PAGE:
Western Carolina pulled off an extraordinary upset in an extraordinary game Sunday night, edging No. 1 seed Davidson 99-97 in overtime and ending the Wildcats’ chances at a third straight NCAA tournament berth.
With the loss, Davidson exited the Southern Conference for good – one game and two victories earlier than it had hoped. The Wildcats get a guaranteed postseason berth in the National Invitation Tournament by winning the regular-season league title, but that felt like little consolation after Davidson lost what was a 15-point lead early in the second half.
Davidson players were stunned and red-eyed as the frantic game ended on a half-court prayer of a shot at the buzzer by Tyler Kalinoski that wasn’t answered. The sudden end left coach Bob McKillop in a reflective mood.
“It was a great basketball game,” said McKillop, whose Wildcats will join the Atlantic 10 in July. “I couldn’t be more proud of the way our team fought, and I’m thrilled to be their coach. I thought we fought like crazy. Anytime you lose a lead, the air is sucked out of you. We had our chances to win. We didn’t win.”
No. 5 seed Western Carolina, meanwhile, was ecstatic. Two years ago, on the same floor in Asheville, the Catamounts lost one of the best basketball games I have ever seen. It was in double overtime in the 2012 conference final, with an NCAA bid at stake. Davidson won 93-91 when a Western Carolina 3-pointer rimmed out at the buzzer.
Although this was only a semifinal – Western Carolina will play in the 9 p.m. final Monday night on ESPN2 – this game echoed that one in many ways.
“It was almost like a replay,” said Catamounts senior guard Trey Sumler, who had 25 points and the two winning free throws with 3.3 seconds left. “We felt it going into overtime. We wanted to stay away from double overtime, because we know what happened last time.”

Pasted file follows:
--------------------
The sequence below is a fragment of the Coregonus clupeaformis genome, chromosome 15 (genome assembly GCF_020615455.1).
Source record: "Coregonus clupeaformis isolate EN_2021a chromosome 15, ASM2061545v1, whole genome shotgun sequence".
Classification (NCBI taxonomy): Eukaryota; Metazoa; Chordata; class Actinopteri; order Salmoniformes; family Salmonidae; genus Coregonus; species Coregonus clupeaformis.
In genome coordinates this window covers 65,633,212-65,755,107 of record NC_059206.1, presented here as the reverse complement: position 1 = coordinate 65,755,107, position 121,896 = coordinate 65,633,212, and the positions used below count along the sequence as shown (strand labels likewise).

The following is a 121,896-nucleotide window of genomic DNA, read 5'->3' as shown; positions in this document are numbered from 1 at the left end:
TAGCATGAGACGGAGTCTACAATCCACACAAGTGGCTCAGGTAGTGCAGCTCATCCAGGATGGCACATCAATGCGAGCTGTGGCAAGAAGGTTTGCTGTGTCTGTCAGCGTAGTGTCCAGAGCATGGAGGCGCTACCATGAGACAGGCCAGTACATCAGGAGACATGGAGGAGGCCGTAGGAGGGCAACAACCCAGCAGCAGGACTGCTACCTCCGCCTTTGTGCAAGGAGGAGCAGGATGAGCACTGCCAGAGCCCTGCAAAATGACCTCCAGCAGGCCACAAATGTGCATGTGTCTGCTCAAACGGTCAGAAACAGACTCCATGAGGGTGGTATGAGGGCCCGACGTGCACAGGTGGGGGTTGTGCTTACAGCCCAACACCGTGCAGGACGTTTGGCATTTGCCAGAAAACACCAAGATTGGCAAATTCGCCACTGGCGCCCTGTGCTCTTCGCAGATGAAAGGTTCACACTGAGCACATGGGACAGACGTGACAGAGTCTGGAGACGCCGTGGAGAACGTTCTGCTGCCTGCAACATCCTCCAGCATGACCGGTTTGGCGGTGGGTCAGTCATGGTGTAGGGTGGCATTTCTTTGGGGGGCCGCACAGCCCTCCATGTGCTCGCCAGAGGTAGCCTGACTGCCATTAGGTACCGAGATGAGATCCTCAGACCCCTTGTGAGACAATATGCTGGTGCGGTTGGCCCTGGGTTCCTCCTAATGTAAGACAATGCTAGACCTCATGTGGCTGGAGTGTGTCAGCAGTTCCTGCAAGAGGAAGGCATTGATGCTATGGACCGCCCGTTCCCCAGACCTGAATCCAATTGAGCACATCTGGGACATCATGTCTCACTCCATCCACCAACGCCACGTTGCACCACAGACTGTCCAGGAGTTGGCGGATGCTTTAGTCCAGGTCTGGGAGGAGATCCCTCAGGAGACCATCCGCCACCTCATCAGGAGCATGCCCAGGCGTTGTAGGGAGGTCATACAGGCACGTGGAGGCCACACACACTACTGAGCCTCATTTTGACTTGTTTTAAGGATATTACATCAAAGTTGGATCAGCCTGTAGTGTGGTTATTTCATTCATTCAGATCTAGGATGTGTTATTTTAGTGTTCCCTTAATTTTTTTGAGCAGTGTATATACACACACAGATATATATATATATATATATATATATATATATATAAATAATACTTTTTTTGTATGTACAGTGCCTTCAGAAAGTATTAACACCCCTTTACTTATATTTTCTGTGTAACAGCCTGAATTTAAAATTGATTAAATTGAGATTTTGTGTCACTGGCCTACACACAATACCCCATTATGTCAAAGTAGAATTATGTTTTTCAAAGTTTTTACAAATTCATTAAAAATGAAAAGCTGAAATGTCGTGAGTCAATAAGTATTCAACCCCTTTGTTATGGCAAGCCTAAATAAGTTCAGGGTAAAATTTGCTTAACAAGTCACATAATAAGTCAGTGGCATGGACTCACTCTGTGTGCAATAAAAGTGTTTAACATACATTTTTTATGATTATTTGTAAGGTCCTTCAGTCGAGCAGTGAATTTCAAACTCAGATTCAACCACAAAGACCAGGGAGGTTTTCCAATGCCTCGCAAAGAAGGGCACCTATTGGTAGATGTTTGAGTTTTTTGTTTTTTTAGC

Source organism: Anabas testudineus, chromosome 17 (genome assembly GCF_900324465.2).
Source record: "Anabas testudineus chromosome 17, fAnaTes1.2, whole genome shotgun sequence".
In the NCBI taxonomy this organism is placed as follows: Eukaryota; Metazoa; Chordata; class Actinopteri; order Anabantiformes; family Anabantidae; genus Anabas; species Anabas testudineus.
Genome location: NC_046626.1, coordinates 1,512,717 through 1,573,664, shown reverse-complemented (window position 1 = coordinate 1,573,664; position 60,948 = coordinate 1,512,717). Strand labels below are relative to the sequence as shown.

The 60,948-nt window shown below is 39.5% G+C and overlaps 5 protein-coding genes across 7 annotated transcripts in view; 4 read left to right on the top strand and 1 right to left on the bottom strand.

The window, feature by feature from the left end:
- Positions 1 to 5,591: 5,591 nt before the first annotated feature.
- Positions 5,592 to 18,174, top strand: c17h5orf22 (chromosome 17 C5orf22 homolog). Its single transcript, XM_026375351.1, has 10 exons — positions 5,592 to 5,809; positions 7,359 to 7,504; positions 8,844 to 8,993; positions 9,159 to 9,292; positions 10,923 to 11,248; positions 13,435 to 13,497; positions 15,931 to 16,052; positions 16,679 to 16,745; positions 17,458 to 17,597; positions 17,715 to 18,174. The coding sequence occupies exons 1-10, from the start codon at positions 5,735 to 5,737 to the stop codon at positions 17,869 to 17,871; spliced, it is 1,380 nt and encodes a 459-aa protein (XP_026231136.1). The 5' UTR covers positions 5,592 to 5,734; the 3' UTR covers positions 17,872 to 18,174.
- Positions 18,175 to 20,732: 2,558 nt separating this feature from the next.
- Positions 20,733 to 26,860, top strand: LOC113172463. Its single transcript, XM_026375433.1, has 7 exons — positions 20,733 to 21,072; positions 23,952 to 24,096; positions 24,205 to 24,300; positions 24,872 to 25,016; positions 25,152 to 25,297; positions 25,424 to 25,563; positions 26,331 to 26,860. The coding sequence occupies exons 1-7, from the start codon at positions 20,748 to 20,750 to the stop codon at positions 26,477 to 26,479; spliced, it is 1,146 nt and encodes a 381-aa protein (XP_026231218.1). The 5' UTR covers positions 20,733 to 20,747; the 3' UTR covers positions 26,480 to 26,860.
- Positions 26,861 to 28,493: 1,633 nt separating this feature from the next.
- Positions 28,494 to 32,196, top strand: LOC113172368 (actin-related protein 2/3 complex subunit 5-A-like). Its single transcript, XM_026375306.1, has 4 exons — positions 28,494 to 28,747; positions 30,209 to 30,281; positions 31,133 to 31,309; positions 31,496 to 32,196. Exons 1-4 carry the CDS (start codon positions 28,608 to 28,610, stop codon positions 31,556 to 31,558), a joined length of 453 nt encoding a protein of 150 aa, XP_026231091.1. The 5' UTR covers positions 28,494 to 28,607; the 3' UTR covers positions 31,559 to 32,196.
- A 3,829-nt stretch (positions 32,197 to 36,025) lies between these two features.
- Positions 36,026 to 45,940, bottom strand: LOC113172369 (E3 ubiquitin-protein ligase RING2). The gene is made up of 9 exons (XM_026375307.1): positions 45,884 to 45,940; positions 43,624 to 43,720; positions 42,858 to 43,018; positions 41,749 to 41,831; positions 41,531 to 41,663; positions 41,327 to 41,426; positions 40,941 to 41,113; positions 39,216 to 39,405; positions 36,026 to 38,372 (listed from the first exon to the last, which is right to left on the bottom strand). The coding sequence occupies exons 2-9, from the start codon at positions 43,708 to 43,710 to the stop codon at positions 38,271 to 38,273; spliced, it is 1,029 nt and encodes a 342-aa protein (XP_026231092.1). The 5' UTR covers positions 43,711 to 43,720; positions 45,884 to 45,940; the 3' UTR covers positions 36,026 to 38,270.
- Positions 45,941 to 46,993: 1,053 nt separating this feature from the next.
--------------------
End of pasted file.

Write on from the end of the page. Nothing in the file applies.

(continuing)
The Wildcats have been the kings of the Southern Conference for most of the past decade and came into the game with a 13-game winning streak. Western Carolina got 72 points from its three starting guards, kept Davidson star De’Mon Brooks in foul trouble most of the game and dethroned the Wildcats.
After Sumler’s free throws – which followed a controversial tripping foul call on Davidson’s Jack Gibbs on a Sumler drive – the Wildcats had one last chance with 3.3 seconds left.
Davidson used a play it calls “home run,” which called for Kalinoski to get the ball from Brooks on the inbounds pass and then throw it to Brian Sullivan coming off a screen for a 3-pointer.
It broke down quickly.
“I caught the ball, turned to look up and I didn’t see him open,” Kalinoski said. “They had two players on me. And so when I got it over halfcourt, I just had to throw it up.”
Kalinoski’s shot wasn’t close, and Western Carolina celebrated. The Cullowhee school has only been to one NCAA tournament in its history, but it was memorable. In 1996, Western Carolina was a No. 16 seed that only lost by two points in the first round to No. 1 seed Purdue.
Western Carolina coach Larry Hunter got 26 points from sharpshooter James Sinclair and 21 from slasher Brandon Boggs. What helped the Catamounts the most, however, was Brooks’ foul trouble.
Brooks, the league’s two-time player of the year, only took five shots and played just 26 minutes. Western Carolina’s big surge early in the second half came with him mostly on the bench. And although he scored 17 points and never ultimately fouled out, Brooks also had some critical free-throw misses late in the game.
“Any time you lose a player of De’Mon’s caliber – he just makes everyone on our team so much better,” McKillop said. “I think (the foul trouble) broke his rhythm but it also broke the rhythm of our team.”
Davidson shot 55 percent for the game, but Western Carolina shot 51.6 and outrebounded the Wildcats 36-25.
The Wildcats got 22 points from guard Chris Czerapowicz, 15 from Kalinoski and 15 from big man sub Jake Belford, but they could not stop Sumler’s drives, as he repeatedly got fouled going to the basket. Sumler ended up making 15 of 16 free throws, including the final two.
“Davidson was the big man in the Southern Conference,” Western Carolina’s Sinclair said. “To be the man, you’ve got to beat the man.”
On Sunday night, after narrowly falling short two years ago, Western Carolina did just that.